45th International Congress on Medieval Studies (2010)

University of Western Michigan, Kalamazoo, MI, May 13–16, 2010

Business Meeting
The IAS Kalamazoo Business Meeting was held Friday at noon in Fetzer 1045.  Minutes.

IAS-Sponsored Sessions
The IAS is sponsoring four linked sessions on the topic of Sanctity and the Arts in Medieval Italy; the original conference proposal may be found below.

Foreign Saints in Italy, Italian Saints Abroad
Session 481, Saturday, 1:30 PM, Bernhard Brown & Gold Room
Organizer & Presider: Véronique Plesch, Colby College
Dorothy F. Glass, Independent Scholar: “Neither Corpus nor Cult: The Strange Case of Saints Barlaam and Joasaph at the Baptistery of Parma”
Jessica Noel Richardson, Center for Advanced Study in the Visual Arts, National Gallery of Art: “The North Portal of San Leonardo in Lama Volara (Apulia) and the Cult of Saint Leonard of Noblat in Twelfth-Century Italy” (IAS Travel Grant recipient)

Sites of Veneration: Spurring New Devotion
Session 532, Saturday, 3:30 PM, Bernhard Brown & Gold Room
Organizer & Presider: Gregor A. Kalas, University of Tennessee–Knoxville
Maya Maskarinec, University of California–Los Angeles: “Newly Constructed Antiquity: Saturn in Late Fourth-Century Rome”
Maura Lafferty, University of Tennessee–Knoxville: “Speaking to the Martyrs of Rome in the Early Middle Ages”
Alan M. Stahl, Princeton University: “The Virgin in the Garden: The Making of a Pilgrimage Site in Medieval Venice”

Moveable Icons, Moveable Cults
Session 539, Sunday, 8:30 AM, Bernhard Brown & Gold Room
Organizer & Presider: Rebecca W. Corrie, Bates College
Alison Locke Perchuk, Yale University: “A Papal Cult in Lazio? The Madonna della Clemenza at Castel Sant’Elia”
Rebekah Perry, University of Pittsburgh: “The “Inchinata” Procession and the Madonna delle Grazie: Francescanesimo and Civismo between Rome and Tivoli in the Late Thirteenth Century”
Meredith Fluke, Columbia University: “Sanctifying the City: High Medieval Verona and the Ritual Reproduction of Rome”

Novel Narratives, Narrative Novelties
Session 605, Sunday, 10:30 AM, Bernhard Brown & Gold Room
Organizer & Presider: Charles S. Buchanan, Ohio University
Marius Hauknes, Princeton University: “Transgressive Narratives in the Sancta Sanctorum”
Julia I. Miller, California State University–Long Beach, and Laurie Taylor-Mitchell, Hood College: “New and Revised Narratives in the Church of Ognissanti in Florence: Taddeo Gaddi’s Crucifixion and the Gucci Chapel”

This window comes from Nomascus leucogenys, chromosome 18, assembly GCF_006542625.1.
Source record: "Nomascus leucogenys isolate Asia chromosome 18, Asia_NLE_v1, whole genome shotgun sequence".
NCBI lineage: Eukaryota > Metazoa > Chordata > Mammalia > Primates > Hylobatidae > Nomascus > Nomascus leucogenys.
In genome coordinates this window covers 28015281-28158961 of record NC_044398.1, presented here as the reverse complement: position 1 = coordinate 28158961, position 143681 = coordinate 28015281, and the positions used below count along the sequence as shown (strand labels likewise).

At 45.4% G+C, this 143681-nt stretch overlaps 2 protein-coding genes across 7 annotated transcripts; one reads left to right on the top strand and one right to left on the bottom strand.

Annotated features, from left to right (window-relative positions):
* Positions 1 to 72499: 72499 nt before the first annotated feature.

Amber A. McAlister, University of Pittsburgh–Greensburg: “The Interplay of Word and Image in the Migliorati Chapel, San Francesco (Prato)”

Text of the proposal for these linked sessions:

Sanctity and artistry went hand in hand in medieval Italy, whether in religious or civic contexts. Churches and shrines arose on the sites of miracles and at the tombs of the very special dead. Artists and patrons developed visual narratives, presented as multiple episodes and as synthetic epitomes, that represented, altered, and exceeded textual recollections of the lives and deeds of the saints, while iconic images, in a variety of media, provided loci for cultic veneration. The arts also had a generative effect on the cult of saints, helping to expand local veneration, spread the cults of specific figures, and reshape existing cults by providing new intellectual or devotional contexts.

This series of linked sessions examines several aspects of this intersection between the visual and architectural arts and the cult of saints in medieval Italy.

1. Sites of Veneration: Spurring New Devotion. How important were the arts–buildings, reliquaries, paintings, sculptures, manuscripts–in spurring devotion, particularly at the moment of the creation of a new cult or the transportation of an extant cult to a new location?

2. Novel Narratives, Narrative Novelties. Changing circumstances often led to the changes in the presentation of hagiographical narratives, as for instance during the ecclesiastical reform in late eleventh- and early twelfth-century Rome.

3. Movable Icons, Movable Cults Cults. How did new icons change the cultic landscape, what can we learn about a foundation from the presence of a specific icon, and how were icons used as devotional propaganda, particularly by the new Orders?

4. Foreign Saints in Italy/Italian Saints abroad Abroad. While many cults were insistently local, others achieved transregional importance. This session examines the visual and material representation of “out of place” saints, be they saints from afar who achieved great Italian significance (e.g., Nicolas of Myra, later of Bari) or Italian saints who gained pan-Christian importance (e.g., Benedict).

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